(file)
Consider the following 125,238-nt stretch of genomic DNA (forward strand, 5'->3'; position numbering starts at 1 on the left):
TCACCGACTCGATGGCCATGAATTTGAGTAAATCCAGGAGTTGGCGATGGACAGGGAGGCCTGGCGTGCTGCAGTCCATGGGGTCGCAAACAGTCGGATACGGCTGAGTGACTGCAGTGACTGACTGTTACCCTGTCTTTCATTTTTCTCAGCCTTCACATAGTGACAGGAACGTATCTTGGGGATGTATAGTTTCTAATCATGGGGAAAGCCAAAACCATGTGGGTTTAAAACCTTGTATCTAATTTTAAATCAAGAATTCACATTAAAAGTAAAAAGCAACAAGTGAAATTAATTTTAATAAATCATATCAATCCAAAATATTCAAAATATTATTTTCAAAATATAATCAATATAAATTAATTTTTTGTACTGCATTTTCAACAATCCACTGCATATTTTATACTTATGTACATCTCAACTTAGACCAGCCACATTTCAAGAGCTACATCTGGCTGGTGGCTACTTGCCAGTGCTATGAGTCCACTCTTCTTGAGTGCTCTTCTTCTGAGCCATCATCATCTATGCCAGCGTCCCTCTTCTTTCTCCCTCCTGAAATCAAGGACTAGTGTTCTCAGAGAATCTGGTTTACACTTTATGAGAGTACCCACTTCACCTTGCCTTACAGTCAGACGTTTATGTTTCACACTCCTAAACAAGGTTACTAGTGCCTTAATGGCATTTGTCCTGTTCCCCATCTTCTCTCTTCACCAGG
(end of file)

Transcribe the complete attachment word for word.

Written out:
Consider the following 125,238-nt stretch of genomic DNA (forward strand, 5'->3'; position numbering starts at 1 on the left):
TCACCGACTCGATGGCCATGAATTTGAGTAAATCCAGGAGTTGGCGATGGACAGGGAGGCCTGGCGTGCTGCAGTCCATGGGGTCGCAAACAGTCGGATACGGCTGAGTGACTGCAGTGACTGACTGTTACCCTGTCTTTCATTTTTCTCAGCCTTCACATAGTGACAGGAACGTATCTTGGGGATGTATAGTTTCTAATCATGGGGAAAGCCAAAACCATGTGGGTTTAAAACCTTGTATCTAATTTTAAATCAAGAATTCACATTAAAAGTAAAAAGCAACAAGTGAAATTAATTTTAATAAATCATATCAATCCAAAATATTCAAAATATTATTTTCAAAATATAATCAATATAAATTAATTTTTTGTACTGCATTTTCAACAATCCACTGCATATTTTATACTTATGTACATCTCAACTTAGACCAGCCACATTTCAAGAGCTACATCTGGCTGGTGGCTACTTGCCAGTGCTATGAGTCCACTCTTCTTGAGTGCTCTTCTTCTGAGCCATCATCATCTATGCCAGCGTCCCTCTTCTTTCTCCCTCCTGAAATCAAGGACTAGTGTTCTCAGAGAATCTGGTTTACACTTTATGAGAGTACCCACTTCACCTTGCCTTACAGTCAGACGTTTATGTTTCACACTCCTAAACAAGGTTACTAGTGCCTTAATGGCATTTGTCCTGTTCCCCATCTTCTCTCTTCACCAGG